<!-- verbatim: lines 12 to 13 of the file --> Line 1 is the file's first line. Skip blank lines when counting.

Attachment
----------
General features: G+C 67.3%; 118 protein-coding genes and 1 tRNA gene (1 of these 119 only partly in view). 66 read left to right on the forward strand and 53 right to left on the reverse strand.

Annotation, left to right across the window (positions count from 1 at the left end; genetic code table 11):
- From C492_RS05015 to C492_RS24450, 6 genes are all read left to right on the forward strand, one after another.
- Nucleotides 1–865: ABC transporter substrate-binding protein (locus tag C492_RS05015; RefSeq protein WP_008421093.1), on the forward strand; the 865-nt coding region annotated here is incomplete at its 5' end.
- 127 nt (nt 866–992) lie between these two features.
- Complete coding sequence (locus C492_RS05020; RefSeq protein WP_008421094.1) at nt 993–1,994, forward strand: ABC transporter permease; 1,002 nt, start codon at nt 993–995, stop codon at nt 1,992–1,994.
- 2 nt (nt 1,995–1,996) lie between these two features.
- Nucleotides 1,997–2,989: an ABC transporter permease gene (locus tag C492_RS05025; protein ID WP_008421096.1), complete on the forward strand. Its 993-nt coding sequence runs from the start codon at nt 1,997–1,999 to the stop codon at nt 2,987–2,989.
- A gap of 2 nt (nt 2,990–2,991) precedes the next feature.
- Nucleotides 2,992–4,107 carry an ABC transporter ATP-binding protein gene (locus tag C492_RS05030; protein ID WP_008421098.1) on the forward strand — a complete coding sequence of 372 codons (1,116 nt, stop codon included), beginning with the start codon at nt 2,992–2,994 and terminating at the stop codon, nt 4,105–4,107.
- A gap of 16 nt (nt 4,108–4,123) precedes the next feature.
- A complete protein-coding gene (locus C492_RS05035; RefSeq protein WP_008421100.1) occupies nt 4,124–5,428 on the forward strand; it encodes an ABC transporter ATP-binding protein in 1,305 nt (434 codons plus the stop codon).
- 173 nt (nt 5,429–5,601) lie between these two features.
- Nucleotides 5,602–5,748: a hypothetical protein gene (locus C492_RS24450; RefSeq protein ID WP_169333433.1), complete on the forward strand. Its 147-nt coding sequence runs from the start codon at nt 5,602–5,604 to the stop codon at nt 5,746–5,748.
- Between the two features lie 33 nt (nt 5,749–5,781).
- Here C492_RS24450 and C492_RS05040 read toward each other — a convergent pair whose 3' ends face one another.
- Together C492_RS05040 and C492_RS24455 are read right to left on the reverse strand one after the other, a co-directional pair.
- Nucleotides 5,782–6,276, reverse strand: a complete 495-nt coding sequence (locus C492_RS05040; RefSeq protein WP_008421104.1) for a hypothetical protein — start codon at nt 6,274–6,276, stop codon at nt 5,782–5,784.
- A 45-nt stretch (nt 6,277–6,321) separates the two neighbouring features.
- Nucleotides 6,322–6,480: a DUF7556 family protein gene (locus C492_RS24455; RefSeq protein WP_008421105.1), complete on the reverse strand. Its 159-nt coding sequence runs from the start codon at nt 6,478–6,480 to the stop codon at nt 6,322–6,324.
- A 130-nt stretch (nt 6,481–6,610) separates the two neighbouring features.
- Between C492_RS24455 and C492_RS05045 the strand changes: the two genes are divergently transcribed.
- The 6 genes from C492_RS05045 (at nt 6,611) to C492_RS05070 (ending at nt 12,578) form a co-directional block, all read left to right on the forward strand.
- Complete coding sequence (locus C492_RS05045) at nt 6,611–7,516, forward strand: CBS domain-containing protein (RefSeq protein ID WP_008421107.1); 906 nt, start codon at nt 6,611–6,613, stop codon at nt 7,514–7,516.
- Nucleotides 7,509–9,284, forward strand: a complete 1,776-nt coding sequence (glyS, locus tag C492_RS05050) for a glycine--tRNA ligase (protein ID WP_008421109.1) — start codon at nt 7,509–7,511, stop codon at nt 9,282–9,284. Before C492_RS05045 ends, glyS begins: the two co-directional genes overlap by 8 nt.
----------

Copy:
- A complete protein-coding gene (locus C492_RS05035; RefSeq protein WP_008421100.1) occupies nt 4,124–5,428 on the forward strand; it encodes an ABC transporter ATP-binding protein in 1,305 nt (434 codons plus the stop codon).
- 173 nt (nt 5,429–5,601) lie between these two features.